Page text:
MEPS 329:115-121 (2007)  -  doi:10.3354/meps329115

Temperature affects coral disease resistance and pathogen growth

Jessica R. Ward1,3,*, Kiho Kim2, C. Drew Harvell1

1Department of Ecology & Evolutionary Biology, Cornell University, Ithaca, New York 14853, USA
2Biology Department, American University, Washington, DC 20016, USA
3Present address: Marine Biology Research Division, Scripps Institution of Oceanography, University of California San Diego, La Jolla, California 92093, USA

ABSTRACT: Temperature anomalies on coral reefs now routinely exceed coral stress thresholds, making temperature a critical variable to consider in coral host–pathogen systems. While temperature is widely hypothesized to drive coral disease outbreaks by decreasing coral resistance and increasing pathogen growth rates, tests of the temperature hypothesis are rare. Here we report evidence from the sea fan coral Gorgonia ventalinaAspergillus host–pathogen system that temperature stress increases one component of sea fan resistance. Experimentally infecting sea fan fragments while increasing temperatures to reflect summertime highs in the Florida Keys, USA, caused a 176% increase in activity of host-derived antifungal compounds. Thus, temperature stress and infection induce higher levels of resistance. However, pathogen growth rate also increases over the same temperature range, providing an opportunity for pathogen establishment before host resistance is maximal. This dual effect of temperature emphasizes the need to test intact host–pathogen systems. Given predictions for future warming events, aspergillosis is predicted to continue causing sea fan mortality in the Caribbean Sea.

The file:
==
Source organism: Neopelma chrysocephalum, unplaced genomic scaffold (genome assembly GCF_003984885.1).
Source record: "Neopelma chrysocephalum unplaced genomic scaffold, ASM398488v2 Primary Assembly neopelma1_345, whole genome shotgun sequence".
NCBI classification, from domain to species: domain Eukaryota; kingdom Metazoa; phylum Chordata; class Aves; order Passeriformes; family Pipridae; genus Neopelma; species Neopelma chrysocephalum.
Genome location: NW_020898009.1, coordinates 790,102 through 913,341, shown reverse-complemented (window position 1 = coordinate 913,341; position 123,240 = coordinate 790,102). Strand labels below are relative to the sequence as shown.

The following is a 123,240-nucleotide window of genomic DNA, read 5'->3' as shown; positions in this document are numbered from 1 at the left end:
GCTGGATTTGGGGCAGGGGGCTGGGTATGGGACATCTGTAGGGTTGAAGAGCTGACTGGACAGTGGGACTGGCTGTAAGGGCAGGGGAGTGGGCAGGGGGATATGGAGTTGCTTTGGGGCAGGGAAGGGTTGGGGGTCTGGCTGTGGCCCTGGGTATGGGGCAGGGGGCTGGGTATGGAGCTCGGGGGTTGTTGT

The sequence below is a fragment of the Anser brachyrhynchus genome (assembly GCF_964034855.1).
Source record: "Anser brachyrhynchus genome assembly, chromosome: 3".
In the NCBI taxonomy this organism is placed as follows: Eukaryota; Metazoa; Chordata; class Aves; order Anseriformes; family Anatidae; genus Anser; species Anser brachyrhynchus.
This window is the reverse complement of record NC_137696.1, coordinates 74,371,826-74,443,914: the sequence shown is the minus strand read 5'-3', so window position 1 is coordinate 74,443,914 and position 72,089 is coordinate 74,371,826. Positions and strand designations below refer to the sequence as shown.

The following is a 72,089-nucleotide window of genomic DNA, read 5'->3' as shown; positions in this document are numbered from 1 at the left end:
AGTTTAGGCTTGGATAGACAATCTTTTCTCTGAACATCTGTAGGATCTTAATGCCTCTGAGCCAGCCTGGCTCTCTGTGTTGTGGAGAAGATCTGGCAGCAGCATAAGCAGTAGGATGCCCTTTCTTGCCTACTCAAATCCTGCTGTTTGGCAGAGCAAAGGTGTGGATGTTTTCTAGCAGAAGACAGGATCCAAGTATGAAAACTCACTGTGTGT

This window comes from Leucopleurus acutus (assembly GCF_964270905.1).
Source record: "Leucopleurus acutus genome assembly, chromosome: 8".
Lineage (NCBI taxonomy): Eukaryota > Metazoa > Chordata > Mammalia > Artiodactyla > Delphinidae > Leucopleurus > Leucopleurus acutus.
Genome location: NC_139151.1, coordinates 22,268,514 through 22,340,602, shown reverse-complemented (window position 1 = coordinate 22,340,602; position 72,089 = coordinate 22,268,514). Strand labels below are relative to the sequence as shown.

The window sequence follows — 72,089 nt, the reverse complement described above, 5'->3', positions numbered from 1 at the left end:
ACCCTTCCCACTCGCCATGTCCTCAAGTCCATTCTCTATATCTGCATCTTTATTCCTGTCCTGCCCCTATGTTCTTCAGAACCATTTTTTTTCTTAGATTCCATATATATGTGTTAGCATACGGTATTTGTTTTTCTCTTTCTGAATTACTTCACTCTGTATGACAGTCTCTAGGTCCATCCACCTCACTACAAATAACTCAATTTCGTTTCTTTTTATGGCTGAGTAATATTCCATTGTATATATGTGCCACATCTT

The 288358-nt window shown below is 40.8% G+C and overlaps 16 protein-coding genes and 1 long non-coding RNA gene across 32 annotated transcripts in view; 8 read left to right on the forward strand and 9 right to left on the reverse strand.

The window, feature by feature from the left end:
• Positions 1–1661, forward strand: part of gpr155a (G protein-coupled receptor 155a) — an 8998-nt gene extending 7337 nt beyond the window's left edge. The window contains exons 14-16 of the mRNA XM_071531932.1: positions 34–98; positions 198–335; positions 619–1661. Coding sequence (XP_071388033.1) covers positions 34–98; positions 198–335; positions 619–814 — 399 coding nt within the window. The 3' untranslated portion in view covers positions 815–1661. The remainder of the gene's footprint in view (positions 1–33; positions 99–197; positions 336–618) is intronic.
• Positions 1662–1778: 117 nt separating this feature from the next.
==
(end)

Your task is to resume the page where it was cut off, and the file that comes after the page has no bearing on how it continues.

KEY WORDS: Temperature · Climate · Disease · Resistance · Sea fan · Gorgonia ventalina · Aspergillus sydowii · Infection

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